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I have to create a Course Management System with course categories:

Cooking, sewing and writing courses

cooking and writing each have 2 courses (Italian, seafood, creative write and business write). This creates derived abstract:

abstract course -> abstract cooking -> concrete seafood

The abstract cooking and writing have common fields and some common methods, however they also have abstract methods that are abstract in the base class.

Can this be done in C#? If I make the derived abstract class methods abstract Visual Studio says they hide the base class abstract and then the concrete class methods have errors saying the base class must be abstract (it is but must not register). I have looked for an answer. I know single inheritance is used in C# but inheritance carries down the chain. What is the best answer?

Here is a code snippet - I hope it clarifies the problem:

public abstract class Course
{
    public abstract void AddStudent(StudentName sn, int f);
    public abstract decimal CalculateIncome();
}

public abstract class WritingCourse : Course
{
    public void AddStudent(StudentName sn, int f)
    {
     //Add student
    }
    public abstract decimal CalculateIncome(); // can only be claculated in concrete
}

public class BusinessWritCourse : WritingCourse
{
    public void AddStudent(StudentName sn, int f):
    base(sn, false){}

    public decimal CalculateIncome()
    {
       return //do stuff
    }
}

public class SewingCourse : Course
{
    public override void AddStudent(StudentName sn, int f)
    {
        //do stuff
    }

    public override decimal CalculateIncome()
    {
       return //do stuff
    }
}
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1  
Can you post example code with the problems you're encountering? –  Damien_The_Unbeliever Jun 30 '11 at 6:59

3 Answers 3

if I make the derived abstract class methods abstract Visual Studio says they hide the base class abstract and then the concrete class methods have errors saying the base class must be abstract (it is but must not register)

If you have base class 'A' which has an abstract method 'b()' then you don't have to declare 'b()' again as abstract in B : A, to have C : B override it, just don't use it. Even if you override the 'b()' method in class B you can again override it in class 'c()' (and even use base.(); to execute B's implementation.

Some code:

public abstract class A{
    public abstract void b();
}

public class B : A{
    public override void b() { //do stuff }; //overrides b from a
    public virtual void c() { //do stuff }; //creates an implemented method c in B that can be overriden by childs.
    public void d() { //do stuff};
}

public class C : B{
    public override void b() { //do stuff}; //overrides b from A, works!
    public override void c() {//do stuff}; //overrides c from B, works!
    public override void d() {//do stuff}; //doesn't work since d from B isn't abstract or virtual (hides it)
    public new void d() {//do stuff}; //works, hides d, but when you use inheritance this method will not be called, instead B's d() method will be called, only if you see C as  the specific class C this will work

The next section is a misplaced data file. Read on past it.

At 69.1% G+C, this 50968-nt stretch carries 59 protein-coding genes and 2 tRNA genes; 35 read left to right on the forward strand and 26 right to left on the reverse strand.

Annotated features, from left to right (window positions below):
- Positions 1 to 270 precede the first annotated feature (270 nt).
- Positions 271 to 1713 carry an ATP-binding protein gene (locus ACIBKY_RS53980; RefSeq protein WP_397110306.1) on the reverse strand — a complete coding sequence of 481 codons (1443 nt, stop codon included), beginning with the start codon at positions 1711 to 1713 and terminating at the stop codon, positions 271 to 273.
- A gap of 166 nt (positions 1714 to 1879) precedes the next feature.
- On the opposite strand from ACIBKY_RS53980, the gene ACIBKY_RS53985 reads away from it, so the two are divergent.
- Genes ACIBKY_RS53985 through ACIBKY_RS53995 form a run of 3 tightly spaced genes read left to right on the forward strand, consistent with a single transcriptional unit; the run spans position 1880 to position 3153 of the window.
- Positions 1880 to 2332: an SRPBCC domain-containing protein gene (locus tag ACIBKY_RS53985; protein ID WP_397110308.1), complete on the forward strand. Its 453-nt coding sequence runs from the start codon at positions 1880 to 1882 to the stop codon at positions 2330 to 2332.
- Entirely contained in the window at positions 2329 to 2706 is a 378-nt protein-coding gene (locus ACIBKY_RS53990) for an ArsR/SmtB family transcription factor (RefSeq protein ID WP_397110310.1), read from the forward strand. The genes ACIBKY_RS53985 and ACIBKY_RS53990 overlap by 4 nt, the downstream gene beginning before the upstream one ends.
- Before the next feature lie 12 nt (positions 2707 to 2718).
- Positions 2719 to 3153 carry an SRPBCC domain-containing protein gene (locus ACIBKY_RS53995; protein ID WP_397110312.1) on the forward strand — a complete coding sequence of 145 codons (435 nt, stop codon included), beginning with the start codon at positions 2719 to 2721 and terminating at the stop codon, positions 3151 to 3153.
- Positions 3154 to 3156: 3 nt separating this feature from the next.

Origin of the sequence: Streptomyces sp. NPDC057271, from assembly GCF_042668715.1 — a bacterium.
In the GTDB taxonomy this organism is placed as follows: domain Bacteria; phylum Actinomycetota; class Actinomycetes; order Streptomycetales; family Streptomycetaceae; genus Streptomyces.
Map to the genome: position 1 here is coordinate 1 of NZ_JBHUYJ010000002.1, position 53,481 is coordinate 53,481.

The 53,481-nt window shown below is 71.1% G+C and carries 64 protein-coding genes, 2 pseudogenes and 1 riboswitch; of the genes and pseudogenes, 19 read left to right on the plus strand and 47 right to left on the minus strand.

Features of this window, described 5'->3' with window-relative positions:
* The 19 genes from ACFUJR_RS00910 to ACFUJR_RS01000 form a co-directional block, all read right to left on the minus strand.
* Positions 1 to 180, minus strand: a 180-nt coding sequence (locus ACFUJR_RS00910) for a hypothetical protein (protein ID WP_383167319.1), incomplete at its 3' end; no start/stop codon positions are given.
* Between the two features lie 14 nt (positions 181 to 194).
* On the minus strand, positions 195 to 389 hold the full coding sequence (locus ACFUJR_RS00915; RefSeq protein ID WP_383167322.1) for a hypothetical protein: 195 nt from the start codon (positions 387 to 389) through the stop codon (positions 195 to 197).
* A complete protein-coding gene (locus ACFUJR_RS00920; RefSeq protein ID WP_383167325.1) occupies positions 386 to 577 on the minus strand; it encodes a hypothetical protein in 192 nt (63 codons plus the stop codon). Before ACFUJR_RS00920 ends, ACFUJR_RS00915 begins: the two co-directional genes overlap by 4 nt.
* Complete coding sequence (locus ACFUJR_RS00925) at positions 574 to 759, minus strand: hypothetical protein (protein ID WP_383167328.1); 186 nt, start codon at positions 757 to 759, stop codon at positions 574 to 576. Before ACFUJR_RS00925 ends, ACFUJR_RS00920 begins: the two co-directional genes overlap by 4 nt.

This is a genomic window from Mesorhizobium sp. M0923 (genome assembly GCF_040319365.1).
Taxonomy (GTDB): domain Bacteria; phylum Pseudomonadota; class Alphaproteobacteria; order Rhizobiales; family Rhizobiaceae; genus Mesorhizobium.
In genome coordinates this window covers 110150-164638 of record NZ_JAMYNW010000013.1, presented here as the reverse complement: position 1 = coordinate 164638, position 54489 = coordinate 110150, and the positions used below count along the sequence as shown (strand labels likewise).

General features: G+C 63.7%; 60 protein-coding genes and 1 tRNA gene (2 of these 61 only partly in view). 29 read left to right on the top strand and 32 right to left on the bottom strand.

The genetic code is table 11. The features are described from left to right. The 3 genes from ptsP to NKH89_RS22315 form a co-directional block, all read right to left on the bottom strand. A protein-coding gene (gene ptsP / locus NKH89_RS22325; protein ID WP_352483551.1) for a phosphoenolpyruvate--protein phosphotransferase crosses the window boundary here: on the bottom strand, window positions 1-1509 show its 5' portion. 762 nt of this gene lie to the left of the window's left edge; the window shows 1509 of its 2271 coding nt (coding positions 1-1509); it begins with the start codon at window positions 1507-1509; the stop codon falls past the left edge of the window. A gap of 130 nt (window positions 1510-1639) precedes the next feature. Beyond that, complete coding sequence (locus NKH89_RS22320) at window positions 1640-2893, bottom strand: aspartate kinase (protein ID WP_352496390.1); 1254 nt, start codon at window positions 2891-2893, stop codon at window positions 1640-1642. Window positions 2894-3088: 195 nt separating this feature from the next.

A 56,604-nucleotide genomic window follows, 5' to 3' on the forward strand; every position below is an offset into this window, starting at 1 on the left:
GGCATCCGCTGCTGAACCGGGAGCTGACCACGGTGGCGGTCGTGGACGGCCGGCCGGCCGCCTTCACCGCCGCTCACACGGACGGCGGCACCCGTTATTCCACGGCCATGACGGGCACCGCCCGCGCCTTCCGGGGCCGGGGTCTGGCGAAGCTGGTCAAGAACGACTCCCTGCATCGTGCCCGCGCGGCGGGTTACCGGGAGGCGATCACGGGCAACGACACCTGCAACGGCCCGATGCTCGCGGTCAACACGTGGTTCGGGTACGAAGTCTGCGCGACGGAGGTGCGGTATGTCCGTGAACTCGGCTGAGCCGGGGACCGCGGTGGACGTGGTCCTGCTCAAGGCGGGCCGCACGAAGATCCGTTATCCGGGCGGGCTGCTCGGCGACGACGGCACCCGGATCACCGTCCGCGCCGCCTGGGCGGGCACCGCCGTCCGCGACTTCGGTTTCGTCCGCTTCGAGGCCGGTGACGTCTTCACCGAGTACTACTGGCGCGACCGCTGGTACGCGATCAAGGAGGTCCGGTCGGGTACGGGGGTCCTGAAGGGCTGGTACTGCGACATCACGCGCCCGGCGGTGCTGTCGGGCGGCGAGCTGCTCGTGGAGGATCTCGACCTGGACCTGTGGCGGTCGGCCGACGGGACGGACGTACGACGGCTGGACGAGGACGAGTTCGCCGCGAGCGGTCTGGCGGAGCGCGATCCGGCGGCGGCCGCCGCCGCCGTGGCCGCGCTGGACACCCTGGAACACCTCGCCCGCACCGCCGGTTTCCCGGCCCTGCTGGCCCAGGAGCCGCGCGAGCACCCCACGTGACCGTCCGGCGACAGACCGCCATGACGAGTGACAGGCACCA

}

Also to clarify: methods declared abstract must be overriden (just like in an interface, and only by the direct child of the class declaring the abstract method). Methods declared virtual can be overriden, but don't have to be.

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Hey - thanks for that... –  Julesyw Jun 30 '11 at 7:27
    
Just to clarify - as you can see I have a concrete class A1 coming from A as well as an abstract A2- even if it is abstract in A2 Nd i do not want to implement it - I must.... I can not pass the abstract method then from A2 to B... –  Julesyw Jun 30 '11 at 7:30

If I understand correctly I think you'd want to use the 'virtual' keyword on abstract methods you want to override?

If you are talking about the error that says something like "some method hides inherited member, add the new keyword if hiding was intended", then virtual on the base method and override on the inheriting method will do:

public abstract class BaseClass
{
    public virtual void SomeMethod()
    {
    }
}


public abstract class InheritingClass : BaseClass
{
    public override void SomeMethod()
    {
    }
}
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Here is a code snippet - perhaps it will clarify –  Julesyw Jun 30 '11 at 7:48

I think this kind of problems is better to resolve using interfaces and not abstract classes: Ex:

//
interface IInterface1
{
    void SameMethod();
}

interface IInterface2
{
    void SameMethod();
}


class TestClass : IInterface1, IInterface2
{
    void IInterface1.SameMethod()
    {
        // do one thing for Interface 1
    }

    void IInterface2.SameMethod()
    {
        // do something elsefor Interface 2
    }
}

class Program
{
    static void Main(string[] args)
    {
        TestClass test = new TestClass();

        IInterface1 i1 = test;
        i1.SameMethod(); // will call IInterface1.SameMethod()

        IInterface2 i2 = test;
        i2.SameMethod(); // will call IInterface2.SameMethod()

    }
}
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I had thought of using an interface - however during discussion board a student mentioned them and the lecturer said not to look for implementation that was not there... –  Julesyw Jun 30 '11 at 7:53

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